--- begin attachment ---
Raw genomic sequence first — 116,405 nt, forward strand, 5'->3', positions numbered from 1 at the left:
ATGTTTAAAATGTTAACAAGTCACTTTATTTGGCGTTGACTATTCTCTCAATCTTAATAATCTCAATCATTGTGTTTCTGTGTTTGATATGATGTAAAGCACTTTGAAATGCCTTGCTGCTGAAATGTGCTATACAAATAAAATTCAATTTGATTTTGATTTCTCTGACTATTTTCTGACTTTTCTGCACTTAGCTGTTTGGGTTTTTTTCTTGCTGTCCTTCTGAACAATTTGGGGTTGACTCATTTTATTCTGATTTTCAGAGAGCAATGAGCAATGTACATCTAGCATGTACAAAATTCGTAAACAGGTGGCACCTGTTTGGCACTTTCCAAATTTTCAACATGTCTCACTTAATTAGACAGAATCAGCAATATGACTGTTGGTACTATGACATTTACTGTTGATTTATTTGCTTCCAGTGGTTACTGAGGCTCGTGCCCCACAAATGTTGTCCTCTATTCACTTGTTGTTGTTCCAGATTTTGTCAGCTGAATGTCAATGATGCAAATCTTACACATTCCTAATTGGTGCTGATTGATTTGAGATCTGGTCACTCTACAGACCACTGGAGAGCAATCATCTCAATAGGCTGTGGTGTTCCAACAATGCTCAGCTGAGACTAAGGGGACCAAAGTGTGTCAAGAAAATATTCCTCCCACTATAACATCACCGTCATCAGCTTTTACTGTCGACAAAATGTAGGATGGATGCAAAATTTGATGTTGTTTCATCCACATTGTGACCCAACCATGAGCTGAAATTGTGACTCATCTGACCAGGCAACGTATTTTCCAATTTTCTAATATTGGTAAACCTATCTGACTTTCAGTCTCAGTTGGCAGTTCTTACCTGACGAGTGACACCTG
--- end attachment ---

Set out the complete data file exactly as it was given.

Raw genomic sequence first — 116,405 nt, forward strand, 5'->3', positions numbered from 1 at the left:
ATGTTTAAAATGTTAACAAGTCACTTTATTTGGCGTTGACTATTCTCTCAATCTTAATAATCTCAATCATTGTGTTTCTGTGTTTGATATGATGTAAAGCACTTTGAAATGCCTTGCTGCTGAAATGTGCTATACAAATAAAATTCAATTTGATTTTGATTTCTCTGACTATTTTCTGACTTTTCTGCACTTAGCTGTTTGGGTTTTTTTCTTGCTGTCCTTCTGAACAATTTGGGGTTGACTCATTTTATTCTGATTTTCAGAGAGCAATGAGCAATGTACATCTAGCATGTACAAAATTCGTAAACAGGTGGCACCTGTTTGGCACTTTCCAAATTTTCAACATGTCTCACTTAATTAGACAGAATCAGCAATATGACTGTTGGTACTATGACATTTACTGTTGATTTATTTGCTTCCAGTGGTTACTGAGGCTCGTGCCCCACAAATGTTGTCCTCTATTCACTTGTTGTTGTTCCAGATTTTGTCAGCTGAATGTCAATGATGCAAATCTTACACATTCCTAATTGGTGCTGATTGATTTGAGATCTGGTCACTCTACAGACCACTGGAGAGCAATCATCTCAATAGGCTGTGGTGTTCCAACAATGCTCAGCTGAGACTAAGGGGACCAAAGTGTGTCAAGAAAATATTCCTCCCACTATAACATCACCGTCATCAGCTTTTACTGTCGACAAAATGTAGGATGGATGCAAAATTTGATGTTGTTTCATCCACATTGTGACCCAACCATGAGCTGAAATTGTGACTCATCTGACCAGGCAACGTATTTTCCAATTTTCTAATATTGGTAAACCTATCTGACTTTCAGTCTCAGTTGGCAGTTCTTACCTGACGAGTGACACCTG